Vorinostat (Zolinza) showed encouraging single-agent activity and was well tolerated over long durations of therapy in patients with two forms of indolent lymphoma, relapsed/refractory follicular and marginal zone lymphoma, according to results of a phase II study
SAN FRANCISCO -- Vorinostat (Zolinza) showed encouraging single-agent activity and was well tolerated over long durations of therapy in patients with two forms of indolent lymphoma, relapsed/refractory follicular and marginal zone lymphoma, according to results of a phase II study.
Mark Kirschbaum, MD, from the division of hematology, City of Hope National Medical Center in Duarte, Calif., led the study conducted by the California Cancer Consortium. The study received no industry funding, although three of Dr. Kirschbaum's eight co-authors disclosed participation on the Merck speakers bureau.
Although patients with low-grade lymphoma tend to respond to initial chemotherapy, lymphoma recurs in about 50% of them after five years, the authors indicated. With each new successive line of therapy, disease-free intervals become shorter. New, more effective and less toxic agents are needed, particularly for this predominantly older group of patients, Dr. Kirschbaum wrote (abstract 1564).
Vorinostat, an oral histone deacetylase inhibitor, is approved by the FDA for treatment of cutaneous T-cell lymphoma in patients with progressive, persistent, or recurrent disease on two prior therapies. The drug is also being studied in other hematologic malignancies, including indolent non-Hodgkin's lymphoma.
The study enrolled 35 patients to receive Vorinostat 200 mg/b.i.d. for 14 consecutive days on a 21-day cycle until disease progression or unacceptable toxicity. Histology was follicular lymphoma (n = 20 patients), mantle cell lymphoma (n = eight patients), and marginal zone lymphoma (n = seven patients).
Patients were allowed to receive up to four prior chemotherapy regimens, as well as prior transplant. Ten patients underwent prior radiotherapy and seven had previous transplant. Median age was 65 (range, 32 to 79 years). CT scanning and/or FDG-PET were performed every three cycles. Marrow biopsies were obtained every three cycles for patients with marrow involvement at study entry.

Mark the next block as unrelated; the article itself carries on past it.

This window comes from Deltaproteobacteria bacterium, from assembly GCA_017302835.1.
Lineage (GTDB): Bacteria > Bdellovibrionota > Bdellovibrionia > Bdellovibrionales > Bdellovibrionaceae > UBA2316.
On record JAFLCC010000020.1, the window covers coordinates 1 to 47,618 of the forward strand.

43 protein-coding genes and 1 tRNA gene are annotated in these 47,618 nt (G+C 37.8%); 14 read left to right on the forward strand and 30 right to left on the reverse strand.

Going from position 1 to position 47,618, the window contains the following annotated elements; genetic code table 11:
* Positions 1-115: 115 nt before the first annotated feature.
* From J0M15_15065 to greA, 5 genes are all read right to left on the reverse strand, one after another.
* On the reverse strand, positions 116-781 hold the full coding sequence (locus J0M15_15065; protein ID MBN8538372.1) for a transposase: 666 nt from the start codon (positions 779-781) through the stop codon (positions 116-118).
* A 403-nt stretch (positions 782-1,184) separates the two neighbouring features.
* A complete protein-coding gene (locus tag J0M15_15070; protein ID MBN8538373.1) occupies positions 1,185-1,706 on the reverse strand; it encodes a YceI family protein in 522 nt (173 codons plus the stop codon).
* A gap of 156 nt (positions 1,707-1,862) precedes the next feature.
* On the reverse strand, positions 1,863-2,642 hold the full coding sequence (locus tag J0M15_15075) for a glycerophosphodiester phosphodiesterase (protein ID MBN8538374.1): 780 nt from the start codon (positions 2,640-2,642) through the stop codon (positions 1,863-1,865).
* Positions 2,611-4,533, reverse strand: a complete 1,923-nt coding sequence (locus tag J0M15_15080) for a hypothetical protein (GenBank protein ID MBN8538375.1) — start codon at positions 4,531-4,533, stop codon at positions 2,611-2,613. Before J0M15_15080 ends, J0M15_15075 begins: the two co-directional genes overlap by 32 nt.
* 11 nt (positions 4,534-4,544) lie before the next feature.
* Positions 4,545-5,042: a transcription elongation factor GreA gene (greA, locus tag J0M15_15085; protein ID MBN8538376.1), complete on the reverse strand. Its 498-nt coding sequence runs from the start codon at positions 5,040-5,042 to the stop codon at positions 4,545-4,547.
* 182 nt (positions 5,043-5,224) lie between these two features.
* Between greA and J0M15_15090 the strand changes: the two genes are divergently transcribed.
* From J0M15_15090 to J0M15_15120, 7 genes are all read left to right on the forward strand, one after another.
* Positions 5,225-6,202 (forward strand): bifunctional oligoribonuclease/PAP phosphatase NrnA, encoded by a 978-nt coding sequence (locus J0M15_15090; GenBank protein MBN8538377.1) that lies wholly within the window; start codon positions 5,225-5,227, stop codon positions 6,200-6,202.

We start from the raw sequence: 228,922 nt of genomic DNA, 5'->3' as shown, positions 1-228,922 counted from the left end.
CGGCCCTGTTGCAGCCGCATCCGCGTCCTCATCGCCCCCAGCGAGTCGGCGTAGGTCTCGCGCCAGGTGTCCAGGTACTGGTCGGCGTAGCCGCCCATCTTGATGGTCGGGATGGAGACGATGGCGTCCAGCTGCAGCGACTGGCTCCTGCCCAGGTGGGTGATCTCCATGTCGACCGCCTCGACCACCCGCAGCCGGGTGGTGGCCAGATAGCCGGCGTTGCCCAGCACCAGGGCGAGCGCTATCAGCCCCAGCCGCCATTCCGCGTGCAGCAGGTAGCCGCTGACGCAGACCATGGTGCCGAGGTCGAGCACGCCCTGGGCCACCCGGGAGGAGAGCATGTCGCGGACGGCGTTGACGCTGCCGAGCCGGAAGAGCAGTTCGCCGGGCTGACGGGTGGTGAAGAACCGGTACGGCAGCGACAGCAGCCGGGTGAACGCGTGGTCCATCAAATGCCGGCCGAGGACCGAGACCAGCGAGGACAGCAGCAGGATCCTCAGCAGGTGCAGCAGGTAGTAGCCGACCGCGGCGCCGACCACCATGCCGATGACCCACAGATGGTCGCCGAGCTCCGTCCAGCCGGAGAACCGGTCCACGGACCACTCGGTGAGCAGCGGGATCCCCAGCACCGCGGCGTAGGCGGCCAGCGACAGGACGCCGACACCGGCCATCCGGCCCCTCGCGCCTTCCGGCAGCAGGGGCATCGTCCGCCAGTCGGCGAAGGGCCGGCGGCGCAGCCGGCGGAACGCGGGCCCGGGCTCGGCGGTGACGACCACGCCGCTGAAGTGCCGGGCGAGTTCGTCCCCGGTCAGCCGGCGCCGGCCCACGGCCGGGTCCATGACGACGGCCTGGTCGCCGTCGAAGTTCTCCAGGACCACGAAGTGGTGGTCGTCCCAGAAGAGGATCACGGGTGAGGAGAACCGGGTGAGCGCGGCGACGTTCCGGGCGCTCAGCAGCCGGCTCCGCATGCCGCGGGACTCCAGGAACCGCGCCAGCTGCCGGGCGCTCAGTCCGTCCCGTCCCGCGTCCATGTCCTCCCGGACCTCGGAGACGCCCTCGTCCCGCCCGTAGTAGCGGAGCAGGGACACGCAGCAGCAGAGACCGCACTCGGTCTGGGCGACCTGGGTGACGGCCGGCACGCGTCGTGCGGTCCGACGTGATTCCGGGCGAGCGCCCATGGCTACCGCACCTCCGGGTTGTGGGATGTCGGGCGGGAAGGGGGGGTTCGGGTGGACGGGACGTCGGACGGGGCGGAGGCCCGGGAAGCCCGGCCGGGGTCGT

Treatment was well tolerated, with these grade 3-4 toxicities potentially related to the drug: thrombocytopenia, neutropenia, anemia, diarrhea, anorexia, myalgia, hypokalemia, hypophosphatemia, thrombus, and fatigue. Progressive disease was observed in 18 patients, who were taken off the study.
Three of the 35 patients discontinued the study due to toxicities (fatigue and diarrhea after 10 cycles, diarrhea and dizziness after five cycles, deep vein thrombosis after five cycles). An additional patient stopped therapy due to intercurrent illness, and one discontinued treatment for alternate therapy.
According to Cheson criteria for response, six complete remissions (CR) and four partial remissions (PR) were identified for an overall response rate of 29% (10/35). No CR or PR was seen in patients with mantle cell lymphoma. An additional 11 patients overall had stable disease for six months, including patients with mantle cell lymphoma. One patient with stable disease for six years achieved CR after cycle 36.
Two patients with PR as the best response subsequently progressed and the other two remained on therapy at the time results were presented. One CR was achieved after two years of stable disease on therapy.
At a median follow-up of 12 months, median progression-free survival was seven months for 35 evaluable patients. Five of these patients have been progression-free for more than 18 months, and 11 patients remain on therapy.
Based on the encouraging single-agent activity of Vorinostat in indolent lymphomas, combination studies have been initiated with agents such as rituximab (Rituxan), according to the authors.